Health Benefits of Volunteering
By Hannah Johnson, Community Engagement Department, Northern Arizona Healthcare Foundation
The first time I learned the word “volunteer” was in second grade. We were reading about First Lady Eleanor Roosevelt and the selfless work she undertook to enhance the situation of others. At the young age of seven, Mrs. Roosevelt’s inspiring efforts had an impact on me---ultimately instilling a desire to serve.
Since then, I have been fortunate enough to build a career around service and engage in meaningful volunteer opportunities that span a spectrum of causes. To be quite honest, the work hasn’t always been easy, but it’s always been fulfilling.
Have you ever stopped and wondered why it feels so good to give your time, talents or treasures to others?
Would you believe me if I told you that part of the reason stems from our biological make-up?
According to research studies, acts of volunteerism prompt the production of feel-good hormones within your body that lead to positive short and long-term effects. Some public health experts have also concluded that volunteering leads to longer, healthier lives and argue it should be recommended by doctors alongside a healthy diet and regular exercise.
These findings bring more texture to quotes such as this one by Leonard Nimoy, “The miracle is this - the more you give, the more you have.” The “have” part speaks both to the intrinsic rewards as well as extrinsic.
Isn’t it wonderful to know that such a simple act of service can be a benefit to our communities as well as our own, individual well-being?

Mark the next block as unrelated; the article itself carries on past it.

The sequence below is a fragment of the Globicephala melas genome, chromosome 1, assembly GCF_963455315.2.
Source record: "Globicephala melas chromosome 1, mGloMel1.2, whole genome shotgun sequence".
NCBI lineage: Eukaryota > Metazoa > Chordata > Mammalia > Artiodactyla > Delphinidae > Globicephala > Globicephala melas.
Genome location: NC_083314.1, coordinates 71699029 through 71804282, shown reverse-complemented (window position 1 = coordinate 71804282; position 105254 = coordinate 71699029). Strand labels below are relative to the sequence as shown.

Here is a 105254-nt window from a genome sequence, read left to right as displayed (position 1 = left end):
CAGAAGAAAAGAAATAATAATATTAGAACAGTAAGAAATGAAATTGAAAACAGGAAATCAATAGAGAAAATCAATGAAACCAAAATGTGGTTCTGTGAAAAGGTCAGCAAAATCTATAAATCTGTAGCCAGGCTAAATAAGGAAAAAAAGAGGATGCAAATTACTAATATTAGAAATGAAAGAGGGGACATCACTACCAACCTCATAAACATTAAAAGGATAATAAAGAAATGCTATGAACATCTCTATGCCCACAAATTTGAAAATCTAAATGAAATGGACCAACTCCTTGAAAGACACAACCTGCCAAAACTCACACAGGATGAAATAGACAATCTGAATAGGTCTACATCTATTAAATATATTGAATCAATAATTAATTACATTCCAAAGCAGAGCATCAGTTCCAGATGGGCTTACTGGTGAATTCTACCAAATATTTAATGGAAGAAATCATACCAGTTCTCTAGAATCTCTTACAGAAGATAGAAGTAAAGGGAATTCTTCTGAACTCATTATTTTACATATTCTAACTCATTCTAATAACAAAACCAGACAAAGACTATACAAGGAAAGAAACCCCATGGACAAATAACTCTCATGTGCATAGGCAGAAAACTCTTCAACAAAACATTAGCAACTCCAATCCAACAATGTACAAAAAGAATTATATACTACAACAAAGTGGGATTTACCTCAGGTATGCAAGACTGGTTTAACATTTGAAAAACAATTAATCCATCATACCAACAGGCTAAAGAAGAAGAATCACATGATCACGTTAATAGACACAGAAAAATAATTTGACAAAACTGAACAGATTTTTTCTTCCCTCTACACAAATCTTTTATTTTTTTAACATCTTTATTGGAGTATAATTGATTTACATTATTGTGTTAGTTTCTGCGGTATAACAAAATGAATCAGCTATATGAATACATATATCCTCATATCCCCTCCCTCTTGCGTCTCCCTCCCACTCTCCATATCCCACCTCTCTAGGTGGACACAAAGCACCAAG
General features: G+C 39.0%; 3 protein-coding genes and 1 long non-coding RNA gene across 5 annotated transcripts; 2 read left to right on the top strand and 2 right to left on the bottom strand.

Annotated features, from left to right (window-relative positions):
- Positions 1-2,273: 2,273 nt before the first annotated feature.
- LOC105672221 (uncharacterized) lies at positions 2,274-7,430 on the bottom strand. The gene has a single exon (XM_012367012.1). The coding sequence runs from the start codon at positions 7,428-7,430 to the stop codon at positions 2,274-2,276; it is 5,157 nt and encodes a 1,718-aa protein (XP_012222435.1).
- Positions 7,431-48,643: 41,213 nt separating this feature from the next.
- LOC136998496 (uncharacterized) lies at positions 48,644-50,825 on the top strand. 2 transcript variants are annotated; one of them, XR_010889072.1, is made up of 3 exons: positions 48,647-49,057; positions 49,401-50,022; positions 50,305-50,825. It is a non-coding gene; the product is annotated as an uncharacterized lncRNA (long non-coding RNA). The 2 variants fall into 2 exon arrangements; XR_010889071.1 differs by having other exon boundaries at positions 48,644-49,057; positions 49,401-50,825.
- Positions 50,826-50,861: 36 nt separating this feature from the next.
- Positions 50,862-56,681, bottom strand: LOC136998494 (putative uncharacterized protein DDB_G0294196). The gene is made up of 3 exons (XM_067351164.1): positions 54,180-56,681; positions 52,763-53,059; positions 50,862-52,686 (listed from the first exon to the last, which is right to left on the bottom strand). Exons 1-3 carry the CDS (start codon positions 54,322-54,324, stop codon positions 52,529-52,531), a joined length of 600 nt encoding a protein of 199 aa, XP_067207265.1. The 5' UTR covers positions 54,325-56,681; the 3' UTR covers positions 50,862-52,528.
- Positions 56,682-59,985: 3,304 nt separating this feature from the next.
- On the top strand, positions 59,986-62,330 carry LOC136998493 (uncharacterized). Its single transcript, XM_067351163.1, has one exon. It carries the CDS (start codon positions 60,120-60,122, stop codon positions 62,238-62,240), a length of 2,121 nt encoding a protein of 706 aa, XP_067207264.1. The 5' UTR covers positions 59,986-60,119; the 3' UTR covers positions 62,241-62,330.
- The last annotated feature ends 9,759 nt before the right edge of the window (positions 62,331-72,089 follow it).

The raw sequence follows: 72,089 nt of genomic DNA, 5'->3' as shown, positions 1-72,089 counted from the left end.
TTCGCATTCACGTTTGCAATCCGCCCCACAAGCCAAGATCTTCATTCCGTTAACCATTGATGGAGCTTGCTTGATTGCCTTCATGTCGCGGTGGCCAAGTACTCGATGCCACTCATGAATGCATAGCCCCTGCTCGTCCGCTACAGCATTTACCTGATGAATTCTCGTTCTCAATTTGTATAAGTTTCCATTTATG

Not convinced? Here are five health benefits of volunteering, backed by science:
1. Decrease your chances of heart disease - According to the Center for Disease Control and Prevention, heart disease results in nearly one in four deaths a year. In a study on the health benefits of volunteering conducted by the Corporation for National and Community Service, findings revealed a correlation between volunteer rates and incidences of heart disease. U.S. states that skewed higher in overall volunteerism ranked higher in overall health and lower in heart disease.
2. Lose weight - Yes, can you believe this? The extra activity involved with many volunteer opportunities support healthy calorie burning. A Johns Hopkins University study found that older adults who volunteered at an elementary school burned twice the amount of calories than when they didn’t. Another study following Canadian tenth-graders tracked a decrease in weight and improved cholesterol profiles by students who volunteered.
3. Manage stress - It’s a well-known fact that stress takes a toll on the body over time. Volunteerism has been found to support individuals in reducing and even eliminating high levels of stress. Studies have shown that when people engage in a good act or even think about giving, chemicals such as dopamine or serotonin release in the brain’s mesolimbic system. When this happens, people experience phenomena known as the helper’s high.
4. Boost your immune system - An experiment conducted with 132 students at Harvard University observed an increase of immunoglobulin A in students who watched footage of Mother Theresa engaging in acts of kindness versus students who watched footage of potatoes being peeled. Immunoglobulin A is an important component of the immune system and the first line of defense against viruses, bacteria or other pathogens.
5. Feel a connection - In the book, Bowling Alone, political scientist Robert Putnam illustrates the correlation between social connectedness and improved clinical outcomes. Putnam's colleague. Thomas H. Sander, executive director of the Saguaro Seminar at Harvard University backed this claim through his own research, “Social capital research shows it (civic engagement and volunteering) miraculously improves both your health and the community’s through the work performed and the social ties built.”